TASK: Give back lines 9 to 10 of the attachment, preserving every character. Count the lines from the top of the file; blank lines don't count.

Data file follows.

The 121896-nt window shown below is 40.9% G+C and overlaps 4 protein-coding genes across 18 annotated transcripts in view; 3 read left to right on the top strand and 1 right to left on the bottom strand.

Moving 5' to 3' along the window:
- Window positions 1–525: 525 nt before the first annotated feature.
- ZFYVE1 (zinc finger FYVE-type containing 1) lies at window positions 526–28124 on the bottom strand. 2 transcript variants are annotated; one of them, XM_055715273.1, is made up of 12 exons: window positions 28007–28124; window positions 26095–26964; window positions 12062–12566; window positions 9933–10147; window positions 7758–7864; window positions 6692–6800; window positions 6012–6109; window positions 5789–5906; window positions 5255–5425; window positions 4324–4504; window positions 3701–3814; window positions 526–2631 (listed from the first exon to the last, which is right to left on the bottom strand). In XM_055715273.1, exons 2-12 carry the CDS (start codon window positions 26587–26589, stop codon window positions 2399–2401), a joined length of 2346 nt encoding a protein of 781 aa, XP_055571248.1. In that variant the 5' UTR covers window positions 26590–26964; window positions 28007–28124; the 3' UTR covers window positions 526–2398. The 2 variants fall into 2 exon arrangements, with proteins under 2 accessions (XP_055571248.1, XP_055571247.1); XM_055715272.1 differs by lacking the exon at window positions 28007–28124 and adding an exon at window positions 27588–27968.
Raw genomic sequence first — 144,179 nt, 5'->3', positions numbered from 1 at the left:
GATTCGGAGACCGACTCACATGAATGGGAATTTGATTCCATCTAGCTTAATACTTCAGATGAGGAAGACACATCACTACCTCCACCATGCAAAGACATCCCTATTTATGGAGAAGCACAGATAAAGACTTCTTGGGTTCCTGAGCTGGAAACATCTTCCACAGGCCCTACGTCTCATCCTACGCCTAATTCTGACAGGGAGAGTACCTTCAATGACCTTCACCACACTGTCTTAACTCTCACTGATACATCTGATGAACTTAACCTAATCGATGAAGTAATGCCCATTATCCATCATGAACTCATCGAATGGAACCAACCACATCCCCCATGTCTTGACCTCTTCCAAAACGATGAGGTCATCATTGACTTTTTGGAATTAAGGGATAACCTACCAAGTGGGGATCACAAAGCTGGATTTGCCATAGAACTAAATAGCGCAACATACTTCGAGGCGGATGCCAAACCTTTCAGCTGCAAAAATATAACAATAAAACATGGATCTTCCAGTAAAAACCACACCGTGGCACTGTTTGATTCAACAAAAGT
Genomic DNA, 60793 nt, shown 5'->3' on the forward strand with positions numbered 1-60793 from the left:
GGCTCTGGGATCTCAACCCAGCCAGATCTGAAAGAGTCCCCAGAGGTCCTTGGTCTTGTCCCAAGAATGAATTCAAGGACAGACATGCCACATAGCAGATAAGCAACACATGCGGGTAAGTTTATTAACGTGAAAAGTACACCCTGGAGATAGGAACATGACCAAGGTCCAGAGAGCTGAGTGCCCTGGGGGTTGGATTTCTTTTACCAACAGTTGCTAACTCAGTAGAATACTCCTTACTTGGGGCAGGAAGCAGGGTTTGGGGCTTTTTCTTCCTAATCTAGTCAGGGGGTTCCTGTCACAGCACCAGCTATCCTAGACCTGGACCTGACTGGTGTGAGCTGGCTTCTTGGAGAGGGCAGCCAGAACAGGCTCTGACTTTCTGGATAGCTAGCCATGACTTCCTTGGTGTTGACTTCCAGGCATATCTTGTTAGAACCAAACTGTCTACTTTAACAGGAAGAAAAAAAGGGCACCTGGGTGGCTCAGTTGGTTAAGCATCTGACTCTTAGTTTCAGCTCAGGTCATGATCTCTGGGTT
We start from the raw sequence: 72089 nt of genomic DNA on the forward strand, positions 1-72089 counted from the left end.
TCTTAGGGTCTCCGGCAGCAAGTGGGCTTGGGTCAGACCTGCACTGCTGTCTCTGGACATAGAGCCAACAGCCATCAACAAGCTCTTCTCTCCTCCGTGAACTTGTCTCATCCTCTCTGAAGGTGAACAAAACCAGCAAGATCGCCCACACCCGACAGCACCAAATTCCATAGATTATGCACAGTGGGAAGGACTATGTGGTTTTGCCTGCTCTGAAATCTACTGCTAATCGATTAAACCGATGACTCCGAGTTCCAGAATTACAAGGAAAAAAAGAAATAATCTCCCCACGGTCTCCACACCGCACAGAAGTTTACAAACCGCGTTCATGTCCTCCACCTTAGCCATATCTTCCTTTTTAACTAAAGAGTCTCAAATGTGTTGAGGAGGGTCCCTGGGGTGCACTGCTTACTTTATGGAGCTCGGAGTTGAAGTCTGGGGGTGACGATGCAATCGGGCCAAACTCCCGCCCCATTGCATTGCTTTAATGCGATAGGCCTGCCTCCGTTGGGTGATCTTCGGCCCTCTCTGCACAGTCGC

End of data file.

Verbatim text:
We start from the raw sequence: 72089 nt of genomic DNA on the forward strand, positions 1-72089 counted from the left end.
TCTTAGGGTCTCCGGCAGCAAGTGGGCTTGGGTCAGACCTGCACTGCTGTCTCTGGACATAGAGCCAACAGCCATCAACAAGCTCTTCTCTCCTCCGTGAACTTGTCTCATCCTCTCTGAAGGTGAACAAAACCAGCAAGATCGCCCACACCCGACAGCACCAAATTCCATAGATTATGCACAGTGGGAAGGACTATGTGGTTTTGCCTGCTCTGAAATCTACTGCTAATCGATTAAACCGATGACTCCGAGTTCCAGAATTACAAGGAAAAAAAGAAATAATCTCCCCACGGTCTCCACACCGCACAGAAGTTTACAAACCGCGTTCATGTCCTCCACCTTAGCCATATCTTCCTTTTTAACTAAAGAGTCTCAAATGTGTTGAGGAGGGTCCCTGGGGTGCACTGCTTACTTTATGGAGCTCGGAGTTGAAGTCTGGGGGTGACGATGCAATCGGGCCAAACTCCCGCCCCATTGCATTGCTTTAATGCGATAGGCCTGCCTCCGTTGGGTGATCTTCGGCCCTCTCTGCACAGTCGC